Subway Systems Across the World

Glamour on the track

Subways not only carry passengers but also inspire them: cities all over the world turn their metro systems into real attractions. Some shimmer futuristic, in Stockholm there is a lily pond – and in Shanghai it resembles a theme park.

Whether it’s Westminster, Piccadilly, or Bond Street, magnets, postcards, or T-shirts with one of London Post’s 270 stop signs are a popular keepsake. And rightly so: it is the oldest subway in the world. In 2013 she is celebrating her 150th birthday. Every day, the tube (English for tube), as the Underground is colloquially called, recorded an average of 3.2 million passengers.

However, only 45 percent of the 402-kilometer routes actually go underground. Especially outside the city center, the trains run on the surface. Only the Victoria Line and the Waterloo & City Line are completely underground. To commemorate the anniversary, the London Transport Museum will be showing an exhibition of advertising posters for the Tube from February onwards under the title “Poster Art 150”.

Munich: Futuristic freedom

The subway of Munich joins with its design stations in the ranks of the worth seeing subways. For example, the Georg-Brauchle-Ring station: The colorful wall design makes waiting for the train an experience. Light, on the other hand, plays cleverly at the stop Candidplatz (both stops on the line of U1). And in the underground station Hasenbergl (U2), a white lenticular ceiling canopy is illuminated by light elements.

Reduced design, clear colors and bright lighting effects make the subway station Westfriedhof a coherent work of art.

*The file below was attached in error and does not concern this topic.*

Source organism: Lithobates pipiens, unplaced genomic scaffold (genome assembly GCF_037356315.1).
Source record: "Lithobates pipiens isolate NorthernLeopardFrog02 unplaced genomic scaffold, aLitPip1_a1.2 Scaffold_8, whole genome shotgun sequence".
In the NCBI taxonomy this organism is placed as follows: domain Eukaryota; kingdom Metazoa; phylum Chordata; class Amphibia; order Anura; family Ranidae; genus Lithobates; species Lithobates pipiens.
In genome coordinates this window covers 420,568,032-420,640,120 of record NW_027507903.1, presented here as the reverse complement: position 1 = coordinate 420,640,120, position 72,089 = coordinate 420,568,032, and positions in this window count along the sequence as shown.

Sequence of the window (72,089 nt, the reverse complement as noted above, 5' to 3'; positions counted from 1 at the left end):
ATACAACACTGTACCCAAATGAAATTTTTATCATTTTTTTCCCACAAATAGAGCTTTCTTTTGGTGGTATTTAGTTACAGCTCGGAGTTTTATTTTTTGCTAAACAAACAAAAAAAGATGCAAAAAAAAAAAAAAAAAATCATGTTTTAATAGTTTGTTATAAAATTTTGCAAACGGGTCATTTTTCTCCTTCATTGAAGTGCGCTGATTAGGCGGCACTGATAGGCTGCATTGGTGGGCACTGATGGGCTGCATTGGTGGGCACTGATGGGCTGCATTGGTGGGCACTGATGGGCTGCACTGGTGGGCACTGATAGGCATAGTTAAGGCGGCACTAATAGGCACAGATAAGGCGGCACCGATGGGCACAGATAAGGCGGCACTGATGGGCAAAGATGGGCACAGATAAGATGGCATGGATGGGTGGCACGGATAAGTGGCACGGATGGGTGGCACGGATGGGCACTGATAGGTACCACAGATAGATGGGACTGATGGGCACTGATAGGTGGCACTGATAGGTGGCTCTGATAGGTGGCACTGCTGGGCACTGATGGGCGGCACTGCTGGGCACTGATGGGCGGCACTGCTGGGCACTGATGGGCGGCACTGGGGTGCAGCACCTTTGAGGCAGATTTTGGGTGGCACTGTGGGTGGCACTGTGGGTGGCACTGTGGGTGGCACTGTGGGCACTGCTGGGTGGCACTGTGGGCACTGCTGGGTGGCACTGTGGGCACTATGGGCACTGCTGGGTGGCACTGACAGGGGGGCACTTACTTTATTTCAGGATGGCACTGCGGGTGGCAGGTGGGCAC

Shanghai: subway of superlatives

Shanghai’s metro has not only become the largest metro system in the world. It is also one of the most modern and technically advanced. Here, every subway ride becomes an experience: when the cars whiz from stop to stop through light tubes and spirals, some feel like they are in an amusement park ride. The route network of the Shanghai metro adds up to 420 kilometers and currently consists of eleven lines. By 2020, an expansion to double capacity is planned.

Stockholm: From the Stone Age

The “Tunnelbanan” in Stockholm is a single exhibition. Hundreds of artists of all sorts have embellished 90 of the 100 subway stations with sculptures, light installations, paintings, mosaics, engravings, reliefs, grottos, green gardens, lily ponds and caves in such a way that nothing pushes you up into the sunlight. Many of the stations blown up into the rock were left in their natural state and painted in bright colors. No wonder that many passengers feel transported back to the Stone Age.

Lisbon: works by Hundertwasser and Calatrava

Lisbon’s subway riders embark on a journey through contemporary art. Almost the entire artistic elite of the country, but also international stars have transformed the underground into a sight with sculptures, murals and works of art made of tiles. The imposing building was designed by star architect Santiago Calatrava.

Vienna: Art Nouveau gates lead into the underworld

Not only above ground, has Vienna shined with spectacularly beautiful architecture. Even the subways in Austria’s capital are real sights – at least their entrances. They are remnants of the built in the years 1893 to 1901 by the great Art Nouveau architect Otto Wagner light rail, which is integrated into today’s U- and S-Bahn network.

Naples: Underground Art Gallery

In Naples, Italy, the passengers of the Metropolitan in Napoli are told to open their eyes. Some stations have been designed as Metro Museums. The tunnels below the city show contemporary works by 26 Italian artists.

Moscow: Baroque splendor with chandeliers

Many call the Moscow metro the most beautiful in the world. It was opened in 1935 and has 185 stations. Some of them present themselves to the passengers as architectural works of art, with marble and granite, mosaics and sculptures. Nobility palaces were plundered under Stalin by the Bolsheviks to equip the “Moskovsky Metropolitans”. So the subterranean station Komsomolskaya comes along like a Baroque castle, with mosaics on the walls and chandeliers from the ceilings. Nine million people are being brought underground from Moscow to An every day in Moscow.

 

 

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